351 U.S. 377 (1956), 5, United States v. E. I. du Pont de Nemours & Co.
|Docket Nº:||No. 5|
|Citation:||351 U.S. 377, 76 S.Ct. 994, 100 L.Ed. 1264|
|Party Name:||United States v. E. I. du Pont de Nemours & Co.|
|Case Date:||June 11, 1956|
|Court:||United States Supreme Court|
Argued October 11, 1955
APPEAL FROM THE UNITED STATES DISTRICT COURT
FOR THE DISTRICT OF DELAWARE
In a civil action under § 4 of the Sherman Act, the Government charged that appellee had monopolized interstate commerce in cellophane in violation of § 2 of the Act. During the relevant period, appellee produced almost 75% of the cellophane sold in the United States; but cellophane constituted less than 20% of all flexible packaging materials sold in the United States. The trial court found that the relevant market for determining the extent of appellee's market control was the market for flexible packaging materials, and that competition from other materials in that market prevented appellee from possessing monopoly powers in its sales of cellophane. Accordingly, it dismissed the complaint.
Held: the judgment is affirmed. Pp. 378-404.
(a) The ultimate consideration in determining whether an alleged monopolist violates § 2 of the Sherman Act is whether the defendant controls prices and competition in the market for such part of trade or commerce as he is charged with monopolizing. P. 380.
(b) A party has monopoly power contrary to § 2 of the Sherman Act if it has, over "any part of the trade or commerce among the several States," a power of controlling prices or unreasonably restricting competition. Pp. 389-394.
(c) Determination of the competitive market for commodities depends upon how different from one another are the offered commodities in character or use, how far buyers will go to substitute one commodity for another. P. 393.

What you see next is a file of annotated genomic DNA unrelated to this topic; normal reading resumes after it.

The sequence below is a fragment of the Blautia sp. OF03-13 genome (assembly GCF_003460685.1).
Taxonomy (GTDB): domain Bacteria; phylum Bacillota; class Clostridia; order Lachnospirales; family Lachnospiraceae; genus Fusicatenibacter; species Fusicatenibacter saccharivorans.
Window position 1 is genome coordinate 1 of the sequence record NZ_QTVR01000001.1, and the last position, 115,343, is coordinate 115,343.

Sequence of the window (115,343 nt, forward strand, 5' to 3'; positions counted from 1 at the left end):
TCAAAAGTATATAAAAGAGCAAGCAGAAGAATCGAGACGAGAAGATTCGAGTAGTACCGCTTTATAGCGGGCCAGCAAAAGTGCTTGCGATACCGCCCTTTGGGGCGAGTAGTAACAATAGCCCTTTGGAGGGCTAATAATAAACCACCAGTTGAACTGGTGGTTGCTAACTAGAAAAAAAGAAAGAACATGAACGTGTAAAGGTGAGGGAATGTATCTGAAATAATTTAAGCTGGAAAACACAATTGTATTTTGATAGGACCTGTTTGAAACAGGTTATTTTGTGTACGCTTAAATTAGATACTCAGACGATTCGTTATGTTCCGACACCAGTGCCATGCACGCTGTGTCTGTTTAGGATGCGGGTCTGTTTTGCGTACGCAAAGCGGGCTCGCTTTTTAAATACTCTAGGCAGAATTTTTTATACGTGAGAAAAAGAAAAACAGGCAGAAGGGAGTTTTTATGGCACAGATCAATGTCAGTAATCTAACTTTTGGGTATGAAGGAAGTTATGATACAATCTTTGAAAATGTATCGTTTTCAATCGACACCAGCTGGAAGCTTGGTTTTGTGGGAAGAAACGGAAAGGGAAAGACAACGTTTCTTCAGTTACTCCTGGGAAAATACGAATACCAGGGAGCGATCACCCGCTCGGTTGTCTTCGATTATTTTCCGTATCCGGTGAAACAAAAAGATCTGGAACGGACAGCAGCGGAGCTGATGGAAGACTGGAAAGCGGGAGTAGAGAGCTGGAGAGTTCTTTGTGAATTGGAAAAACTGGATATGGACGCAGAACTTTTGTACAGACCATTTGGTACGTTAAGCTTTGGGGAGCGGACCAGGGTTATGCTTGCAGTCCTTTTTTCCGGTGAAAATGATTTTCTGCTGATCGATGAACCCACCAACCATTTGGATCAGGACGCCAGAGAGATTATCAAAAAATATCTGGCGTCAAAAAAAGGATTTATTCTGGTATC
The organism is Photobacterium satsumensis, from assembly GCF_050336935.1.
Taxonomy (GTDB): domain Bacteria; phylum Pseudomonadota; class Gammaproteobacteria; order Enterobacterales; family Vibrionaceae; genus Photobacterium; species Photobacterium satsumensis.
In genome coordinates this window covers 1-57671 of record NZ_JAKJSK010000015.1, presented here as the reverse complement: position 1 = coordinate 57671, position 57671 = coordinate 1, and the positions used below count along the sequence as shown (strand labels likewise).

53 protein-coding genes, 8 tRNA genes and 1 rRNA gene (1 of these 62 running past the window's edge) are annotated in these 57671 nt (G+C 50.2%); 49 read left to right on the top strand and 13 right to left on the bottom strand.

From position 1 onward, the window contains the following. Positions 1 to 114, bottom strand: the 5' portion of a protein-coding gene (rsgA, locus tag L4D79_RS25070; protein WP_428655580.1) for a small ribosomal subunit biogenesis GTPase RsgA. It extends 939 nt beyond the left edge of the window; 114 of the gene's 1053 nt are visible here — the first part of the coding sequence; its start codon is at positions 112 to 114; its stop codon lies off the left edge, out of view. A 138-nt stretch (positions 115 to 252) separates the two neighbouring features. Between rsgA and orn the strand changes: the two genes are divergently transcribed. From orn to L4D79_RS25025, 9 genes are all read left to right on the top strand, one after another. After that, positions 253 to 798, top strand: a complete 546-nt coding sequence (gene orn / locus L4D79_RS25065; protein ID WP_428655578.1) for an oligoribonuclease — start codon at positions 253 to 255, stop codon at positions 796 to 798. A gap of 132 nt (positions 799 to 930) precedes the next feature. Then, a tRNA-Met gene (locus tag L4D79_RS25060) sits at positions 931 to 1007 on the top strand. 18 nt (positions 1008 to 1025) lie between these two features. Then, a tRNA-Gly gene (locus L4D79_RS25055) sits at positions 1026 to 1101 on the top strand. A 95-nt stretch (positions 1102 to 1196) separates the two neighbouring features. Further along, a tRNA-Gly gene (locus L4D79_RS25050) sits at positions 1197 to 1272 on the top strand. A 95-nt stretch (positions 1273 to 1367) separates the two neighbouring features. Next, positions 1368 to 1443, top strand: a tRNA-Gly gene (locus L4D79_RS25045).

(d) It is not a proper interpretation of the Sherman Act to require that products be fungible to be considered in the relevant market. P. 394.
(e) Where there are market alternatives that buyers may readily use for their purposes, illegal monopoly does not exist merely because the product said to be monopolized differs from others. P. 394.
(f) In considering what is the relevant market for determining the control of price and competition, no more definite rule can be
declared than that commodities reasonably interchangeable by consumers for the same purposes make up that "part of the trade or commerce" monopolization of which may be illegal. P. 395.
(g) Cellophane's interchangeability with numerous other materials suffices to make it a part of the market for flexible packaging materials. Pp. 395-400.
(h) On the record in this case, it cannot be said that the variations in price between cellophane and other flexible packaging materials prevent them from being competitive or gave appellee monopoly power over prices. Pp. 400-401.
(i) On the record in this case, it cannot be said that appellee has excluded competitors from the flexible packaging material market. Pp. 402-404.
118 F.Supp. 41 affirmed.
REED, J., lead opinion
MR. JUSTICE REED delivered the opinion of the Court.
The United States brought this civil action under § 4 of the Sherman Act against E. I. du Pont de Nemours and Company. The complaint, filed December 13, 1947, in the United States District Court for the District of Columbia, charged du Pont with monopolizing, attempting to monopolize and conspiracy to monopolize interstate commerce in cellophane and cellulosic caps and bands in violation of § 2 of the Sherman Act. Relief by injunction was sought against defendant and its officers, forbidding monopolizing or attempting to monopolize interstate trade in cellophane. The prayer also sought action to dissipate the effect of the monopolization by divestiture or other steps. On defendant's motion under 28 U.S.C. § 1404(a), the case was transferred to the District of
Delaware. After a lengthy trial, judgment was entered for du Pont on all issues.1
The Government's direct appeal here does not contest the findings that relate to caps and bands, nor does it raise any issue concerning the alleged attempt to monopolize or conspiracy to monopolize interstate commerce in cellophane. The appeal, as specifically stated by the Government, "attacks only the ruling that du Pont has not monopolized trade in cellophane." At issue for determination is only this alleged violation by du Pont of § 2 of the Sherman Act.2
During the period that is relevant to this action, du Pont produced almost 75% of the cellophane sold in the United States, and cellophane constituted less than 20% of all "flexible packaging material" sales. This was the designation accepted at the trial for the materials listed in Finding 280, Appendix A, this opinion, post, p. 405.